Rosa Vera, a 40-year-old from a small town in crisis-ridden Venezuela, thought moving to Colombia would give her the chance to find work. Instead, as coronavirus shut down economic life.
“I left Venezuela because the situation was so bad that I couldn’t feed my family,” Vera says. “I never thought that here I wouldn’t be able to feed myself. I can knock on doors but if there’s no work, what can I do?” Vera asks. “The dream is to get home and get a roof over my head.”
Venezuela is mired in economic and social ruin. Hyperinflation is rampant, rendering the currency, the bolivar, practically useless, while food shortages are a daily reality. More than 4 million Venezuelans have now left, with about 5,000 crossing into neighbouring Colombia each day at the end of last year, according to data from the UN High Commissioner for Refugees (UNHCR). Nearly 2 million live in Colombia.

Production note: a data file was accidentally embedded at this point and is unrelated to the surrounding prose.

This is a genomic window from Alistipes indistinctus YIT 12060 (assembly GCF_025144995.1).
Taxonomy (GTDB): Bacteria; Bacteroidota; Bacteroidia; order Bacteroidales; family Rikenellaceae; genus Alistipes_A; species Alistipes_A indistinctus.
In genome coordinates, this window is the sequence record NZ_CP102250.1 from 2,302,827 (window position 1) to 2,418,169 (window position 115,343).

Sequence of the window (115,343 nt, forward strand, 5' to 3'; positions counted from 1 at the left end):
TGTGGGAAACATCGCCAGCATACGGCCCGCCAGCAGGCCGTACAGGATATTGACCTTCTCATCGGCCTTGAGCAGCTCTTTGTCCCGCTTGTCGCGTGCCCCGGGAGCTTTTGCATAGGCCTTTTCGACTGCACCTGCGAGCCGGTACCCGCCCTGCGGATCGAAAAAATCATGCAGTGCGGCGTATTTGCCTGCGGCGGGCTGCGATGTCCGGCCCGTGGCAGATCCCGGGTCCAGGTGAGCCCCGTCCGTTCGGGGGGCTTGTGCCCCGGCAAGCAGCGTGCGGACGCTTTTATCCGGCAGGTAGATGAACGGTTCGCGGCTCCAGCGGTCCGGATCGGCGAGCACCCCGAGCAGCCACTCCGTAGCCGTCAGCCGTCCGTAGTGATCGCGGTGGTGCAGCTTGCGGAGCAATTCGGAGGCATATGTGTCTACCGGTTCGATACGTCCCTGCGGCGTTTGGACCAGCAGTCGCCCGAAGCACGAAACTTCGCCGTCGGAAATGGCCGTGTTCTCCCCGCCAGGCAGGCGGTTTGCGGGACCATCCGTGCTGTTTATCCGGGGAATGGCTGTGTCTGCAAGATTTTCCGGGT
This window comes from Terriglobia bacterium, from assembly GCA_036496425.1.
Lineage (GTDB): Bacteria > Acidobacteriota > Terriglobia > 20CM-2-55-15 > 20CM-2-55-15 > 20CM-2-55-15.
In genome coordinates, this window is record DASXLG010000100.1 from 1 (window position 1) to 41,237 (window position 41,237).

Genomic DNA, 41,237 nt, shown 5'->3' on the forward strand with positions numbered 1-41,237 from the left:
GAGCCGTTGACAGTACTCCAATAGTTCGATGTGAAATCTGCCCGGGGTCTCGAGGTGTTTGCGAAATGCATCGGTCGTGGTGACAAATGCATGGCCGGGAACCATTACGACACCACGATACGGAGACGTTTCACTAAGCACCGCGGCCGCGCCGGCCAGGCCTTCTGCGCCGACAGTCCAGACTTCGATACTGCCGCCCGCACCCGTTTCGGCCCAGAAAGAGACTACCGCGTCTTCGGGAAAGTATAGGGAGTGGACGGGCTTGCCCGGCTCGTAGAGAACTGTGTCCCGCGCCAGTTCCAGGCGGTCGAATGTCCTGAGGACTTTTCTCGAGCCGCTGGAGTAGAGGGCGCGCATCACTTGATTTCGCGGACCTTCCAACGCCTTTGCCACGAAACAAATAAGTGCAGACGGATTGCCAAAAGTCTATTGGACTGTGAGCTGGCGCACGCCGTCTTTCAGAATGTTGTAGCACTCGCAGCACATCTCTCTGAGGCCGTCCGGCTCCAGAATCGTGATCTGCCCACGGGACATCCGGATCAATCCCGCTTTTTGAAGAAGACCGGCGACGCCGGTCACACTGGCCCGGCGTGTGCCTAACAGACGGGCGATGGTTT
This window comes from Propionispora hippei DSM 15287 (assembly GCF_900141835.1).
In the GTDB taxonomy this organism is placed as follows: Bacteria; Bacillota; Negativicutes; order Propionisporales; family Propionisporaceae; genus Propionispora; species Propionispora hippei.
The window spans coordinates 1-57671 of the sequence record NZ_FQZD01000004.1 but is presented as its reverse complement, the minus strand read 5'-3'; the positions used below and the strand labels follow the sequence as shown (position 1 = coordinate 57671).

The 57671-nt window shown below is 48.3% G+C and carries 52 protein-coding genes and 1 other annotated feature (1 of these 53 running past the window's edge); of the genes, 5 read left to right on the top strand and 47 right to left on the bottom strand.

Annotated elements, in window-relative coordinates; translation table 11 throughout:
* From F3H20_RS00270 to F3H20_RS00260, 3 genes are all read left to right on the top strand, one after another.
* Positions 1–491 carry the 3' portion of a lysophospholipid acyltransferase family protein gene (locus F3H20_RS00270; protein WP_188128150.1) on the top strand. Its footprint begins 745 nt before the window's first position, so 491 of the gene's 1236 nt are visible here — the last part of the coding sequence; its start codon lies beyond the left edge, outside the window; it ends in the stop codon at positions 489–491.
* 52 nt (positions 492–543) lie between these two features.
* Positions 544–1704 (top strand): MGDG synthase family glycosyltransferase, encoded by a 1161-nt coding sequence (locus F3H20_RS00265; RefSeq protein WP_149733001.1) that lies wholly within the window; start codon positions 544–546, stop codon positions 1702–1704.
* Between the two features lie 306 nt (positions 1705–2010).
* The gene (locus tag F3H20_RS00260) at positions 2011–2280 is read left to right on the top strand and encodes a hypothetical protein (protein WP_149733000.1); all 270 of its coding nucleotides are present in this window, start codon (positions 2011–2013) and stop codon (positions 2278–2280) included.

But now, with lockdown closing down businesses and keeping customers away, there is little work for Venezuelans. Unable to pay rent and evicted many migrants have camped outside a bus terminal on the northern outskirts of the city.
“The health risks for those in the camp were multiple: the cold, the dampness, the rain, all of this makes them more vulnerable to a respiratory disease,” says Marianne Menjivar, the International Rescue Committee’s representative in Colombia. “It really is an unfortunate situation and one that you don’t want any human being to be in during a pandemic.”
But for many at the camp, the pandemic is low on their list of concerns.
“Get me back to Caracas, then I’ll worry about getting sick,” says Vilmara Lopez.